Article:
Researchers using thermal imaging have found that the facial temperature of some bats infected with rabies decreases by more than 4 degrees Celsius within 21 days of infection, marking the first time a test has been able to detect evidence of rabies in a live animal. The researchers hope the test, once it is refined, can be used to detect infected bats in wild colonies to help contain the deadly disease and prevent its spread to other species, including humans.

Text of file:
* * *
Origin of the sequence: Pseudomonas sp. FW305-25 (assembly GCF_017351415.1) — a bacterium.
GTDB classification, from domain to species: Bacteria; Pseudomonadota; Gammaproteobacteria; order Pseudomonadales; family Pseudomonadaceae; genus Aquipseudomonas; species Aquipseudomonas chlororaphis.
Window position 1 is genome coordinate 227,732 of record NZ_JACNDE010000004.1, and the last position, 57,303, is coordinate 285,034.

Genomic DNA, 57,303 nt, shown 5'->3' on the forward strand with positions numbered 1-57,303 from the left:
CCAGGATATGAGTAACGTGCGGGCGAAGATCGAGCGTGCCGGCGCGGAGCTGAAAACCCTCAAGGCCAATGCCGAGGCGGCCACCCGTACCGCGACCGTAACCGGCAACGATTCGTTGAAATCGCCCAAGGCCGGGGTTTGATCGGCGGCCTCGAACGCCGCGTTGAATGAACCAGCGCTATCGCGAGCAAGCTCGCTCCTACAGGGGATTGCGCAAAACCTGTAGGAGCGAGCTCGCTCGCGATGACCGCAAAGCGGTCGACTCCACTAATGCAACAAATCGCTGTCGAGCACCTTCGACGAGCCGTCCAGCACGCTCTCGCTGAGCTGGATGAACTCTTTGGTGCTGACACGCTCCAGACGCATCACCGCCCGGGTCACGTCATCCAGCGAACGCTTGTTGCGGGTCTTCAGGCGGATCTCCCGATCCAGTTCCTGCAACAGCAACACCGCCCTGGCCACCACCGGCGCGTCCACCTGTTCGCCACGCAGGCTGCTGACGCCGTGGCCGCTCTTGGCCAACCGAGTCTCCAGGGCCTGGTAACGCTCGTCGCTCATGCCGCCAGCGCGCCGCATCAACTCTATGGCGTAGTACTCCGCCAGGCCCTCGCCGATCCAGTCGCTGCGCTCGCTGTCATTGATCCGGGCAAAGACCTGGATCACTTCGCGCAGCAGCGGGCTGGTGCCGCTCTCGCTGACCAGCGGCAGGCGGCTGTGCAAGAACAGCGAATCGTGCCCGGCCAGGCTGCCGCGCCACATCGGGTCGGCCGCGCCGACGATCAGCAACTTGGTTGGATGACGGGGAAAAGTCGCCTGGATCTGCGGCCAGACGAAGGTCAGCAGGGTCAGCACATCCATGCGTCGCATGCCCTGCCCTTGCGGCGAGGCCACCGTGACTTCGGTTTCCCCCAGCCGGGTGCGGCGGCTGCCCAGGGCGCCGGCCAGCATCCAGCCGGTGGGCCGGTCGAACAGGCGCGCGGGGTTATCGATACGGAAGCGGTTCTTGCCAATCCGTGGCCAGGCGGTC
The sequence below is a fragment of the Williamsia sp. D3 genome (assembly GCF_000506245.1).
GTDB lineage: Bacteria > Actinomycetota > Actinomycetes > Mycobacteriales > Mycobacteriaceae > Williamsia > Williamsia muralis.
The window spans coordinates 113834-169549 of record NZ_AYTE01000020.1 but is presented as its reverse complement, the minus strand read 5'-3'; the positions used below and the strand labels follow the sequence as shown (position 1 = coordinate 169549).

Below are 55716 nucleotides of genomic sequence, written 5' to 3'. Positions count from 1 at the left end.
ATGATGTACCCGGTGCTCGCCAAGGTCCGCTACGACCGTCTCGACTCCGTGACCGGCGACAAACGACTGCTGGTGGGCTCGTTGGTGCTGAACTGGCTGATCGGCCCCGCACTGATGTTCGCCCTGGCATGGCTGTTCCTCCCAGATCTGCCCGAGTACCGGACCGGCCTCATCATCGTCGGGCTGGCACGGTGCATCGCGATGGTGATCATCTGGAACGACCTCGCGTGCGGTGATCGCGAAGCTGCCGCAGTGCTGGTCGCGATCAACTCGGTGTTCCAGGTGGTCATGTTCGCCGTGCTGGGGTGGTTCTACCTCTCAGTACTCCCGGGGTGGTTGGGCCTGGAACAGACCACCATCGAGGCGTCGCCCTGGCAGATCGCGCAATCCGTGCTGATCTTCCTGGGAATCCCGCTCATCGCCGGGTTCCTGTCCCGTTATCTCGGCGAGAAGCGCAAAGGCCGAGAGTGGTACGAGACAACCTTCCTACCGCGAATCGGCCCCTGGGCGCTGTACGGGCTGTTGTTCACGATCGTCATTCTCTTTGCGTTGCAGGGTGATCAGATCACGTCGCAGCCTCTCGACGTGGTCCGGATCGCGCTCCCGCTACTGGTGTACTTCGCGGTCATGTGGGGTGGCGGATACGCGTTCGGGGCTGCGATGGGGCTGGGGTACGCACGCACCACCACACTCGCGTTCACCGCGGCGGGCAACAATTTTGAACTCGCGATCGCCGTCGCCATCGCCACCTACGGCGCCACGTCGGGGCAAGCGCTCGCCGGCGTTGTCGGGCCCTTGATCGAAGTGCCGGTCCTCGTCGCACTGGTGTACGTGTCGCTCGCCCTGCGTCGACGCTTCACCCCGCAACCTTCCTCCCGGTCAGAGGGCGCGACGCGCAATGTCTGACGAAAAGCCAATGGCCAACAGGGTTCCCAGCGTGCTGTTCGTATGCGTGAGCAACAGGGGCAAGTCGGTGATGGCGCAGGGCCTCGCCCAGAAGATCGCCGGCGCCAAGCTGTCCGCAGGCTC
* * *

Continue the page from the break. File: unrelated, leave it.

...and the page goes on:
Related Summaries